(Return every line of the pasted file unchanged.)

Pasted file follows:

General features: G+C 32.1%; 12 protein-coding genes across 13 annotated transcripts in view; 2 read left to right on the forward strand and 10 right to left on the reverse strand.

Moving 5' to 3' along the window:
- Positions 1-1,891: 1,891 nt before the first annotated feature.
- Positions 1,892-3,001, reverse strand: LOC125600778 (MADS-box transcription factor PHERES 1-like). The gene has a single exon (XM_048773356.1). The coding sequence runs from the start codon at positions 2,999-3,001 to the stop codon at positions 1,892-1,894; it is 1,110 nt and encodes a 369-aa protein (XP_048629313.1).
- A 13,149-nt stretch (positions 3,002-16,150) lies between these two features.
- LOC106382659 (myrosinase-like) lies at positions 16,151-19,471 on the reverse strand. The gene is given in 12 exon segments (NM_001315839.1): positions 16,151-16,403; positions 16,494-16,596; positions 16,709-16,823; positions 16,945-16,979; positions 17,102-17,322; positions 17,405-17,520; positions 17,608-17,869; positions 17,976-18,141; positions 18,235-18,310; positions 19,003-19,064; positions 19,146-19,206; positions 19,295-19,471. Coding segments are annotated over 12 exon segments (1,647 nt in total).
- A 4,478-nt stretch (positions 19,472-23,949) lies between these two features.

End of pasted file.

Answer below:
General features: G+C 32.1%; 12 protein-coding genes across 13 annotated transcripts in view; 2 read left to right on the forward strand and 10 right to left on the reverse strand.

Moving 5' to 3' along the window:
- Positions 1-1,891: 1,891 nt before the first annotated feature.
- Positions 1,892-3,001, reverse strand: LOC125600778 (MADS-box transcription factor PHERES 1-like). The gene has a single exon (XM_048773356.1). The coding sequence runs from the start codon at positions 2,999-3,001 to the stop codon at positions 1,892-1,894; it is 1,110 nt and encodes a 369-aa protein (XP_048629313.1).
- A 13,149-nt stretch (positions 3,002-16,150) lies between these two features.
- LOC106382659 (myrosinase-like) lies at positions 16,151-19,471 on the reverse strand. The gene is given in 12 exon segments (NM_001315839.1): positions 16,151-16,403; positions 16,494-16,596; positions 16,709-16,823; positions 16,945-16,979; positions 17,102-17,322; positions 17,405-17,520; positions 17,608-17,869; positions 17,976-18,141; positions 18,235-18,310; positions 19,003-19,064; positions 19,146-19,206; positions 19,295-19,471. Coding segments are annotated over 12 exon segments (1,647 nt in total).
- A 4,478-nt stretch (positions 19,472-23,949) lies between these two features.